How Does Mexican Artist Martín Soto Climent Feel About Donald Trump for President?
The Americas don't deserve more division, says the artist.
“When Mexico sends its people,” Donald Trump said during his July announcement of his presidential campaign, “they’re not sending their best. They’re sending people that have lots of problems. They’re bringing drugs. They’re bringing crime. They’re rapists.”
In the wake of the last Republican debate, aired on CNN on Wednesday, September 16, artnet News invited Mexico City-based artist Martín Soto Climent to offer his thoughts on the Donald. (Artist Pablo Helguera also sounded off on Trump in an essay, which you can read here.)
“Every country has the government it deserves,” wrote the French philosopher Joseph de Maistre. But I don’t think that the US deserves Trump. The Americas, as a continent, don’t deserve more division.
The only way I see a good future for all of us is for people to believe that the meeting of global cultures can enrich us all. Just because sometimes you can’t see the richness of another culture doesn’t mean there’s nothing there. But the media is very powerful in spreading stereotypical perceptions of the Other.
Of course Mexico has its own problems, but I’m sure that in the US it’s a moment of great tension and social division. I don’t trust anyone that goes for division. We really have to try to understand one another better and to find possibilities to be different but to be together.
I don’t think that people here have been following the US political process that closely, partly because Mexico is also in a complicated moment with our own president, Enrique Peña Nieto, who is kind of a joke. People respond to Trump news on Twitter and so on, and they make jokes, but we also have very extreme problems with people getting killed over the drug trade; it’s very clear that the government isn’t reacting sufficiently. So as far as Trump, I think many people feel like, “Yeah, whatever.”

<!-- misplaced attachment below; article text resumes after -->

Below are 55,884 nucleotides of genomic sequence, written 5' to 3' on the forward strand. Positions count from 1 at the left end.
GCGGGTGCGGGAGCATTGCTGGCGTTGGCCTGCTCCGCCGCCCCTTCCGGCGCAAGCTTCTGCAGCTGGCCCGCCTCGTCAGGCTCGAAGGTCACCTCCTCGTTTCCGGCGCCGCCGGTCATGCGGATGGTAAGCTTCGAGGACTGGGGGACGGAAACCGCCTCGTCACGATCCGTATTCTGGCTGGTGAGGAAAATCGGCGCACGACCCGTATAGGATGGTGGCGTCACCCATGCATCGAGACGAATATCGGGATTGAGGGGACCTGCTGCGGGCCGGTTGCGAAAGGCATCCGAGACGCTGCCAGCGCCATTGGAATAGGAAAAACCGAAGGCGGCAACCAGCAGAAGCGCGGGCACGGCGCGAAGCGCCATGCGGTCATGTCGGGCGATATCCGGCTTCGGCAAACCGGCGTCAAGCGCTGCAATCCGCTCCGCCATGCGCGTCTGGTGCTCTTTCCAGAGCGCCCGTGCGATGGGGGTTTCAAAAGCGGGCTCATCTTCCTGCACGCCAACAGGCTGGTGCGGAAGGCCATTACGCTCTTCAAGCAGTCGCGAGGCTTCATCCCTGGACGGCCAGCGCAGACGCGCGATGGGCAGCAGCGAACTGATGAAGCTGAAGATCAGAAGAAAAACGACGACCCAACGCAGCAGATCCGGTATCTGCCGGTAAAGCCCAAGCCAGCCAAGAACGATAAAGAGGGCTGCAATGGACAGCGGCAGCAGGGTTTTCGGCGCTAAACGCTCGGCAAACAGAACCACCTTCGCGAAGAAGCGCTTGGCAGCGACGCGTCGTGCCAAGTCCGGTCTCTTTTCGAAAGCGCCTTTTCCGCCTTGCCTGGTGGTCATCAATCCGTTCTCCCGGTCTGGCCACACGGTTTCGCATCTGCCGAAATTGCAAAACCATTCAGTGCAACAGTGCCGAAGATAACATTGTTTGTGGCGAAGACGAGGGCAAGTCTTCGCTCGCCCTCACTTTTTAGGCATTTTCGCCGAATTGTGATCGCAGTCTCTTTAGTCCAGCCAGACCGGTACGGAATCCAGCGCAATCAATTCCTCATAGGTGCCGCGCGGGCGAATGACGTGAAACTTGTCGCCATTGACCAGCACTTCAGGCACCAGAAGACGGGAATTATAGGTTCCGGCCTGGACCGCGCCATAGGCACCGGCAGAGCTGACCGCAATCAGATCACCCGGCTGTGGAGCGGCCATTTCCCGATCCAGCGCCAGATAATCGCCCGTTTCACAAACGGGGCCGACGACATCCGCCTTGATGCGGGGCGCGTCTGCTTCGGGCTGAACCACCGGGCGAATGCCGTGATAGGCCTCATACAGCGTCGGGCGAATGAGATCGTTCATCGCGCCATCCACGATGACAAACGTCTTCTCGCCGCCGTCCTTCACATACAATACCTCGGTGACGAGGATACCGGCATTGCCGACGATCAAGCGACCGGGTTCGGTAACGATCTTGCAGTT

I also hear that there was much more reaction in the Latin American community in the US. Once Mexicans arrive and they’re safe there, they don’t want other Mexicans to come, because it’s more competition! So some of those who support his statements may be Mexicans, which is shocking. But I guess it’s just people trying to survive.
Mexico has so many layers of social difference, so the people who are much more aware of international news are those who move into more Western ways of living. But Mexico is full of so many communities that are still living in very old ways. They don’t even know what’s going on. Their lives can be affected by political movements but they are in different realities, though in the end the world is extremely linked.
When a phenomenon like Trump arises, for me it’s always surprising. Somehow you have the hope that we are learning, so you can’t believe these things still happen. We have many examples throughout history of how extreme positions like those articulated by Trump never lead to anything good. It’s amazing that something that starts like a joke, the attitude of a clown, gets so much attention from the media that in the end the people making such statements become stronger.
Every culture and society is determined partly by its neighbors. Your personality in a family is partly defined by those of your parents and your siblings, and so it is with nations. The cultural differences between Mexico and the US are huge. But what they share in common is that both countries are the result of many kinds of immigration. In Mexico there were many Indian cultures, and then when the Spanish came, there were many kinds of Spanish people. Good dishes need many ingredients and a lot of time to cook.
I make art because I truly believe that it opens new sorts of reality, and new possibilities to build new realities. It’s about the joy of contemplating a phenomenon. I’m completely against the ambition to destroy things in a selfish way. Trump is all about ambition and selfish attitudes. We have to learn many things, and we have to be more patient and less ambitious. Society needs to learn how to appreciate different values.
I really hope and believe that the US deserves much better.
Born in Mexico City in 1977, Soto Climent has exhibitions upcoming at Paris’ Palais de Tokyo (in 2016) and the Museo Universitario del Chopo, Mexico City. In New York, he shows with Clifton Benevento Gallery, where a show earlier this year incorporated found objects like pantyhose, purses, shoes, Venetian blinds, and beer cans into lyrical sculptures that often explore sexuality and mortality.
In his ongoing work Delivery, a number of paper bags used for food delivery stand upside down on the floor, showing the names, usually Hispanic in origin, stamped on their bottoms. The artist envisions them as factory workers where the bags are produced, and continues to add to the piece.
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